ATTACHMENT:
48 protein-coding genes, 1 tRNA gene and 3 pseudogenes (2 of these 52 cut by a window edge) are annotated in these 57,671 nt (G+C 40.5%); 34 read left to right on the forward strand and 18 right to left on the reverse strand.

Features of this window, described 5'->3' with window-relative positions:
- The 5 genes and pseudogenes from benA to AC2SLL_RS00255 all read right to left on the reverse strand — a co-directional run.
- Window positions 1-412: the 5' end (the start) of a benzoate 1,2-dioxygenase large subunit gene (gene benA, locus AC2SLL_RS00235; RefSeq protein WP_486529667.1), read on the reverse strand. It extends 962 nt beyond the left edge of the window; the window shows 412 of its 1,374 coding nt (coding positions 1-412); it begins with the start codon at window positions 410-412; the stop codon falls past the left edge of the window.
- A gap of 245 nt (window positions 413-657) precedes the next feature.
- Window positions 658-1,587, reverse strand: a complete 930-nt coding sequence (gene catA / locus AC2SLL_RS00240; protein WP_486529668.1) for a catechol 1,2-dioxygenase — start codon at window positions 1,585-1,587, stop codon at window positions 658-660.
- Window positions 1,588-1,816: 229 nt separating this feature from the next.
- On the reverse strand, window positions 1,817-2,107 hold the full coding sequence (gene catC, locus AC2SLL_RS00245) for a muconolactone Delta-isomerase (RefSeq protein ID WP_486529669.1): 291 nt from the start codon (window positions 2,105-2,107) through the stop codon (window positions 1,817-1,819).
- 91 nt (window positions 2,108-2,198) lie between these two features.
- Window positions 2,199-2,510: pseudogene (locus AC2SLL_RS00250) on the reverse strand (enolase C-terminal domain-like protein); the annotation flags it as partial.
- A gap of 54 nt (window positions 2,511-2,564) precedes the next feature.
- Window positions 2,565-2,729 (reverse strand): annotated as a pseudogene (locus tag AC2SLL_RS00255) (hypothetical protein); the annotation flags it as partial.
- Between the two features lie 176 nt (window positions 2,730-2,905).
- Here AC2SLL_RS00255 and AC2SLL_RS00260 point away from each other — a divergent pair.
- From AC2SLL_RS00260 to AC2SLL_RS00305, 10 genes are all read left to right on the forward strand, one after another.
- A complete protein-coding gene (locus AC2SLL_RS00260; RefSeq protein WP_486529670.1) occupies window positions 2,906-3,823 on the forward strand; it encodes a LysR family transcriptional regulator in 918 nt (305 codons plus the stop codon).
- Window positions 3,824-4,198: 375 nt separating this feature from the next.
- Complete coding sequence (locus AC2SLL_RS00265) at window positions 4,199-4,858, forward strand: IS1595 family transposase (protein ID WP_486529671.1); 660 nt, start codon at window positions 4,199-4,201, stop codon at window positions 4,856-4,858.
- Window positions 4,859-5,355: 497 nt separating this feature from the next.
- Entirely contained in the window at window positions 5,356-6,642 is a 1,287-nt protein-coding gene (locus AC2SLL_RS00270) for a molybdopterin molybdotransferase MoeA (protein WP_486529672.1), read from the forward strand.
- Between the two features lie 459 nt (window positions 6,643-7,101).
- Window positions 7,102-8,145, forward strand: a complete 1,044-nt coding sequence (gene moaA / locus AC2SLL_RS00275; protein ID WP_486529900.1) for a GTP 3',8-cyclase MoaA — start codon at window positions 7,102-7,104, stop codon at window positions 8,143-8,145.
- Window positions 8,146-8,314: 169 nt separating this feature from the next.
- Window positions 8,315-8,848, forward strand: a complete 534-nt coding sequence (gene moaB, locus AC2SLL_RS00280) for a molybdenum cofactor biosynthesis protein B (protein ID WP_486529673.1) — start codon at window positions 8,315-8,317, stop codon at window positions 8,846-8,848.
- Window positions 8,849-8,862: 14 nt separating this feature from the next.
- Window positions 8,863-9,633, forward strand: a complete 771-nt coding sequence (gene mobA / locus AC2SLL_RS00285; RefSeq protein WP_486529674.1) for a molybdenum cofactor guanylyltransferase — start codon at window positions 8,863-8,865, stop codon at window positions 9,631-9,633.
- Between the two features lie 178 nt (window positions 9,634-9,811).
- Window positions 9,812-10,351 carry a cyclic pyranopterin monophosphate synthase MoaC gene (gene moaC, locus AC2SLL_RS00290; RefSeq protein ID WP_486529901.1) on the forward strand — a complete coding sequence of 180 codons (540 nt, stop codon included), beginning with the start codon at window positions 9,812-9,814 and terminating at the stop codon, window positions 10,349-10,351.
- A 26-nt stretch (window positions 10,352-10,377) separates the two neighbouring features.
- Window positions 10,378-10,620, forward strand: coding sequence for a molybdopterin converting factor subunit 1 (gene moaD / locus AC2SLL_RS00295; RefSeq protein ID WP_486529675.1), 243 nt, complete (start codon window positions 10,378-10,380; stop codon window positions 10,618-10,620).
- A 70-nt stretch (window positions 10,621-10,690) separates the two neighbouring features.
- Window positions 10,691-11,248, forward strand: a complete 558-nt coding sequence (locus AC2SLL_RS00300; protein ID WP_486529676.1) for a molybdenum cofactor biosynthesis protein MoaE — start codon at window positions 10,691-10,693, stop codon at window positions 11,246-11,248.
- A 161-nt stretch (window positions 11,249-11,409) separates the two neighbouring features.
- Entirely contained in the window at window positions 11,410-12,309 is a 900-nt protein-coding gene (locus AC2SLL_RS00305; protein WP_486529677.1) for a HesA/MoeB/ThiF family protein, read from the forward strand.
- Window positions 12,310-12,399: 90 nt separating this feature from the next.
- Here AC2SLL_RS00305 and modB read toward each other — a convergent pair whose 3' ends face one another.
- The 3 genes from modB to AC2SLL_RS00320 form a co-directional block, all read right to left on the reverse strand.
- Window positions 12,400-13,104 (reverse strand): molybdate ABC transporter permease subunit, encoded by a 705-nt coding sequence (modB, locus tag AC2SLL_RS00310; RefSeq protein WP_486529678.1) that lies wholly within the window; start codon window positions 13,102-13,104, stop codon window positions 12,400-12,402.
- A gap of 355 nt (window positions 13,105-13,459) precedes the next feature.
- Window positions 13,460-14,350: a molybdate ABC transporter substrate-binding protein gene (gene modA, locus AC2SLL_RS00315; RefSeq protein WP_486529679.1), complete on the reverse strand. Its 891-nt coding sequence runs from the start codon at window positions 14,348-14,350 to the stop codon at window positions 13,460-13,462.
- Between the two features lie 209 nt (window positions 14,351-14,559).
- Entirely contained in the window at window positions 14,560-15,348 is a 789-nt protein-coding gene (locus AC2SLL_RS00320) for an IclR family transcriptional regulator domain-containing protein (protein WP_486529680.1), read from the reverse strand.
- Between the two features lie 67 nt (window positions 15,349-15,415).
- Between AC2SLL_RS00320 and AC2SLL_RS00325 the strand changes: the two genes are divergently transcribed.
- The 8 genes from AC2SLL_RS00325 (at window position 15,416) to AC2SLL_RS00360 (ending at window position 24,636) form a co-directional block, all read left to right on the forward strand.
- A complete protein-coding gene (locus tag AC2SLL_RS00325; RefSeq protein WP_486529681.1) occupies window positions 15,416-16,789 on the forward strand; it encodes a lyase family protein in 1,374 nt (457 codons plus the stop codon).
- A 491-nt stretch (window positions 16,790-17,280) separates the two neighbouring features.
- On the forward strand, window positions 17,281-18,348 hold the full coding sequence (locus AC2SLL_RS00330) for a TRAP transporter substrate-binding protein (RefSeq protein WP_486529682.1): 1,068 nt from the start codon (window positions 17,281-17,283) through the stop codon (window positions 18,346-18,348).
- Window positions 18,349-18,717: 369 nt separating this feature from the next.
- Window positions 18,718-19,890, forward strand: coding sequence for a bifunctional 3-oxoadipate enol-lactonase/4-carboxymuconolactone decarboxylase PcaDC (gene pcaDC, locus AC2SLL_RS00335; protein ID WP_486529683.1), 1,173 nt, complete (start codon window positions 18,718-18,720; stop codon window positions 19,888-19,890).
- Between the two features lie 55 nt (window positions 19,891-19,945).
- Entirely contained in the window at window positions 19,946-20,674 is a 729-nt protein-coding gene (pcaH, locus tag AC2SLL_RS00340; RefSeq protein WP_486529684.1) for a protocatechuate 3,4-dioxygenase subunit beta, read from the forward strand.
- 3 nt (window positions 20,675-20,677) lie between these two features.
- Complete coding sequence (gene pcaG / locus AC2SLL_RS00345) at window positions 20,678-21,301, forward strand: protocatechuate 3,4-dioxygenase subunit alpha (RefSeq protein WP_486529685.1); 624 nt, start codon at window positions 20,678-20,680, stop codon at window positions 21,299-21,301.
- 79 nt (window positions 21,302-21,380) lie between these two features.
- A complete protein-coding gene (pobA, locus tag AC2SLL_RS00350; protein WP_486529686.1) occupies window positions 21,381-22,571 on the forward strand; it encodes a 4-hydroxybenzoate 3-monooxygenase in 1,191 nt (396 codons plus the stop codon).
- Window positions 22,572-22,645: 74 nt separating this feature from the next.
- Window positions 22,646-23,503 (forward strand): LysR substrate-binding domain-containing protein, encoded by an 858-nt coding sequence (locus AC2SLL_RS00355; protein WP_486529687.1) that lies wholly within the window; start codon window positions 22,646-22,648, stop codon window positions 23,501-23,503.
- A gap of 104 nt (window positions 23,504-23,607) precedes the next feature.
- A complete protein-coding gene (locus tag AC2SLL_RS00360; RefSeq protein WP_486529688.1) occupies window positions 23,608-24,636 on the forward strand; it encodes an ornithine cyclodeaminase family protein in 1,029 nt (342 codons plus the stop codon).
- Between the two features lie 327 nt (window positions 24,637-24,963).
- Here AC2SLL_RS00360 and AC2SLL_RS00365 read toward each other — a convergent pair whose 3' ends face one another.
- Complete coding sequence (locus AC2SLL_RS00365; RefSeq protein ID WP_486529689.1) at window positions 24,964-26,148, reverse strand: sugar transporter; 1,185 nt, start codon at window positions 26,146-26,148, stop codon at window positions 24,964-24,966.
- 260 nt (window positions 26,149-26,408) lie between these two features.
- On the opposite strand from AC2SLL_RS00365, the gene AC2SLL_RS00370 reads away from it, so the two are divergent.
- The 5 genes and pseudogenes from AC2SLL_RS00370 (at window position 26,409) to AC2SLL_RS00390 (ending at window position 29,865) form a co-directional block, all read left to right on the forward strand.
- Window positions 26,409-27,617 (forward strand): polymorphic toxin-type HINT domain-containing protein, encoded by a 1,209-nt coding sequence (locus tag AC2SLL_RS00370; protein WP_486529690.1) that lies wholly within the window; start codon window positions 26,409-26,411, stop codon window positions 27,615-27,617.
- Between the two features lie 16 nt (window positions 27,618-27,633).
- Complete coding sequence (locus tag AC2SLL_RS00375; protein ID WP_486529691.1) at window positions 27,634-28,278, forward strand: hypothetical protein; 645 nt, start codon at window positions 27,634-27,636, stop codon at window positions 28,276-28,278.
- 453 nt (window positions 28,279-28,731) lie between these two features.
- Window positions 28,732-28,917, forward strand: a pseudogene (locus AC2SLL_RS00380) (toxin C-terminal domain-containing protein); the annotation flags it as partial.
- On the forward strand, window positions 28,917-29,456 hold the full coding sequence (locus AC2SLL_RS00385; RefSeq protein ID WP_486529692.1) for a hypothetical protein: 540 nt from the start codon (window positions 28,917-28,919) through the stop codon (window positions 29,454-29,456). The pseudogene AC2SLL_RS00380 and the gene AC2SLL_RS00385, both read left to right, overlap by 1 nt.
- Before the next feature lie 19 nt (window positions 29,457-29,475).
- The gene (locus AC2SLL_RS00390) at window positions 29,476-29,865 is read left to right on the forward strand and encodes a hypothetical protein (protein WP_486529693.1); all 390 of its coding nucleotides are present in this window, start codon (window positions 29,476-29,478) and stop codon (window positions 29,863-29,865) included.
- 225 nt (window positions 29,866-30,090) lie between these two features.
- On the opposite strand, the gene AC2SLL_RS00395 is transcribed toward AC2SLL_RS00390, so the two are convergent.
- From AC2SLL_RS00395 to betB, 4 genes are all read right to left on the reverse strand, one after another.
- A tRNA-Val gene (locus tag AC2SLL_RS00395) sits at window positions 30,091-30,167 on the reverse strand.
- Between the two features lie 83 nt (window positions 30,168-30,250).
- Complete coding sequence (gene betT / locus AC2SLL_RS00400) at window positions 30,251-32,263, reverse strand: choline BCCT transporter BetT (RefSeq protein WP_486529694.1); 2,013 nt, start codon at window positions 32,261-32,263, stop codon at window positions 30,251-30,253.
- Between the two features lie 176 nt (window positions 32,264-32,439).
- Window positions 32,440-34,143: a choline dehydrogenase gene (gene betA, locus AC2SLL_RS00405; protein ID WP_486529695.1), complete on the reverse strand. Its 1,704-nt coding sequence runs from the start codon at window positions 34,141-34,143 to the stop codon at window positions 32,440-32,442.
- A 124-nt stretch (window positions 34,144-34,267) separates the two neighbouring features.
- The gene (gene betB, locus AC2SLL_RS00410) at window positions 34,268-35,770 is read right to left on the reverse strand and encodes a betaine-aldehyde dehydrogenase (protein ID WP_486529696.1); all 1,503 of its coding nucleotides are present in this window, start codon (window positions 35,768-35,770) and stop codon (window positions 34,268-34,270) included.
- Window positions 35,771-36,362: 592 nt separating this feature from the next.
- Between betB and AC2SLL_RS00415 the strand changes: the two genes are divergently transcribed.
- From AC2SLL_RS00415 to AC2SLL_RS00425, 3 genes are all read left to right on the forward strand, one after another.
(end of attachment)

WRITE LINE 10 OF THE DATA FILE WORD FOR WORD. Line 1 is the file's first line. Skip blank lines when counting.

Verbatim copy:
- Window positions 2,199-2,510: pseudogene (locus AC2SLL_RS00250) on the reverse strand (enolase C-terminal domain-like protein); the annotation flags it as partial.